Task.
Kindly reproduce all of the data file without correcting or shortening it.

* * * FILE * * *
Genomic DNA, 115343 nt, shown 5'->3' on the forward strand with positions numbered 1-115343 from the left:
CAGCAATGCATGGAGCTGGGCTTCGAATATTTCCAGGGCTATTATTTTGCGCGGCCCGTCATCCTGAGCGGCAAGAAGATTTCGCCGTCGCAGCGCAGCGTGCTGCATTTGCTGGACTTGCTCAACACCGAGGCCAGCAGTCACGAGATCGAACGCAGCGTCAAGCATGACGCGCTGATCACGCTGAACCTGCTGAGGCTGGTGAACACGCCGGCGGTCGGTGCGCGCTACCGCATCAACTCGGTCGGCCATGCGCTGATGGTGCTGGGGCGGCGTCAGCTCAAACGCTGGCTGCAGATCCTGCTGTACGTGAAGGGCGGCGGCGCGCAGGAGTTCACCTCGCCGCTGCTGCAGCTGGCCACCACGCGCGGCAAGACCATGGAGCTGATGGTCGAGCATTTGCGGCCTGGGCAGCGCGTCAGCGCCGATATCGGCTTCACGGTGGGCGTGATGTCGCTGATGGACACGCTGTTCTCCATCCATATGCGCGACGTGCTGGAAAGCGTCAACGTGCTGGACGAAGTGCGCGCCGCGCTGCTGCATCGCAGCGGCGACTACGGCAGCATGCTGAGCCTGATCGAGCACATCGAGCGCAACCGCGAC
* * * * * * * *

Genomic DNA, 115343 nt, shown 5'->3' on the forward strand with positions numbered 1-115343 from the left:
CAGCAATGCATGGAGCTGGGCTTCGAATATTTCCAGGGCTATTATTTTGCGCGGCCCGTCATCCTGAGCGGCAAGAAGATTTCGCCGTCGCAGCGCAGCGTGCTGCATTTGCTGGACTTGCTCAACACCGAGGCCAGCAGTCACGAGATCGAACGCAGCGTCAAGCATGACGCGCTGATCACGCTGAACCTGCTGAGGCTGGTGAACACGCCGGCGGTCGGTGCGCGCTACCGCATCAACTCGGTCGGCCATGCGCTGATGGTGCTGGGGCGGCGTCAGCTCAAACGCTGGCTGCAGATCCTGCTGTACGTGAAGGGCGGCGGCGCGCAGGAGTTCACCTCGCCGCTGCTGCAGCTGGCCACCACGCGCGGCAAGACCATGGAGCTGATGGTCGAGCATTTGCGGCCTGGGCAGCGCGTCAGCGCCGATATCGGCTTCACGGTGGGCGTGATGTCGCTGATGGACACGCTGTTCTCCATCCATATGCGCGACGTGCTGGAAAGCGTCAACGTGCTGGACGAAGTGCGCGCCGCGCTGCTGCATCGCAGCGGCGACTACGGCAGCATGCTGAGCCTGATCGAGCACATCGAGCGCAACCGCGAC